The yield on the 10-year treasury note dipped by a hairline, 0.02 per cent to 2.98 per cent, gold rose on a weaker greenback.


The Fed is expected to raise rates by 50 basis points and announce the unwinding of the balance-sheet. However, what is likely to spook markets is colour on the balance sheet runoff. Why? It means that liquidity will start to be zapped out of the market, and could be enough to spark a sell-off and prompt the markets to do part of the job for the Fed.

Today we also received economic data from the Bureau of Labor Statistics, showing a series high of 11.5 million job openings. This means that there are more roles open than people looking for jobs, a sign of a very tight labour market. This reinforces that the Fed can move to raise interest rates.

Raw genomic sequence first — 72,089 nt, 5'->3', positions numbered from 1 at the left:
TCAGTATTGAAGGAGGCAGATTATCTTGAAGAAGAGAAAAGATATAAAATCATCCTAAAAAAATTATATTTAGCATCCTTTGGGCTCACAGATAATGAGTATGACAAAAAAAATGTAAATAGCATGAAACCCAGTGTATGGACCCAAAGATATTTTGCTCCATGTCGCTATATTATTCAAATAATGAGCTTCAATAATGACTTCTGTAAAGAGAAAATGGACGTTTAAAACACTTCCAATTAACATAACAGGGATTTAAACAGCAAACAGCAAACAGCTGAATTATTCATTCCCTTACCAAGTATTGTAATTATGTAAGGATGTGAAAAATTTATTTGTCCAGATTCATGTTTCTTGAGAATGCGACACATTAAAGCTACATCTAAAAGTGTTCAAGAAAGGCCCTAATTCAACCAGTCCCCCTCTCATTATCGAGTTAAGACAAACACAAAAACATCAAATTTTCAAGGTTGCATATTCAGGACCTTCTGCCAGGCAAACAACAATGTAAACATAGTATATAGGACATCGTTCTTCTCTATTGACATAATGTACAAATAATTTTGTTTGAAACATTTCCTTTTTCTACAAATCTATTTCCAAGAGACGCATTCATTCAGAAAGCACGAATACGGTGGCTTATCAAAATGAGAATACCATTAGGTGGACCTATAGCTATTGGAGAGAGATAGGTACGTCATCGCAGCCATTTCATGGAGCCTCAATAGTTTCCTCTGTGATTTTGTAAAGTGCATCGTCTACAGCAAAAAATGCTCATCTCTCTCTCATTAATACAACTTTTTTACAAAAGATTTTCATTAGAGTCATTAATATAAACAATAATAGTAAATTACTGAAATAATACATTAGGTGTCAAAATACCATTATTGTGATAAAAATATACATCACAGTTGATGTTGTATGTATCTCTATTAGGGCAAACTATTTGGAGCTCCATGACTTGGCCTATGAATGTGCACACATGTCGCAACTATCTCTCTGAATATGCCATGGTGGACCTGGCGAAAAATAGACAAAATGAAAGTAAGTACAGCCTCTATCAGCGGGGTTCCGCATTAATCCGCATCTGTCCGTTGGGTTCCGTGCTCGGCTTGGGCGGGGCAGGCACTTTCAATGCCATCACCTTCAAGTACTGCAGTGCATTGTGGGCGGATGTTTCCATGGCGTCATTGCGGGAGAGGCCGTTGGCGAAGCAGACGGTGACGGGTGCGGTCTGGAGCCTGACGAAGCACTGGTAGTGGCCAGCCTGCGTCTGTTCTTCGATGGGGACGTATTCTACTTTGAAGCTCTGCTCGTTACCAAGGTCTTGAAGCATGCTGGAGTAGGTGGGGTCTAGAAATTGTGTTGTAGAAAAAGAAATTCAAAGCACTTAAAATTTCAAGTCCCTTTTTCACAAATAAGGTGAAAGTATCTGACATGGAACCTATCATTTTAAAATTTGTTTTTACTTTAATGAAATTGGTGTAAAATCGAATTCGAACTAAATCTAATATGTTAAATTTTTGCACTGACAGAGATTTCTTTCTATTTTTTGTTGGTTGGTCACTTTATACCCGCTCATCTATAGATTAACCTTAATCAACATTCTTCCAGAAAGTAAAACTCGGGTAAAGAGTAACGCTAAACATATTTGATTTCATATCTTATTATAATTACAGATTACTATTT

Given the uncertainty, volatility is here to stay and that these wild swings could remain high as the bears and bulls emerge to create a choppy performance. The question is, will the sell-off or the rally be sustained?

What I want to show you is the Bull and Bear Market chart from BT which shows how the S&P 500 and the Australian all ords have performed over the last 80 years, specifically highlighting periods of market growth and market decline.

You can see that the light blue line which represents the bulls is more than the dark blue, which represents the bears. Both with the S&P 500, and also with the all ords.

Despite the uncertainties, history does show that stocks do grow over a period of time, reinforcing how time in the market, not timing the market, plays a role when it comes to investing. We are in a very emotional market at the moment, despite the ups and downs, if you average this out, growth is on the cards but at a slower pace.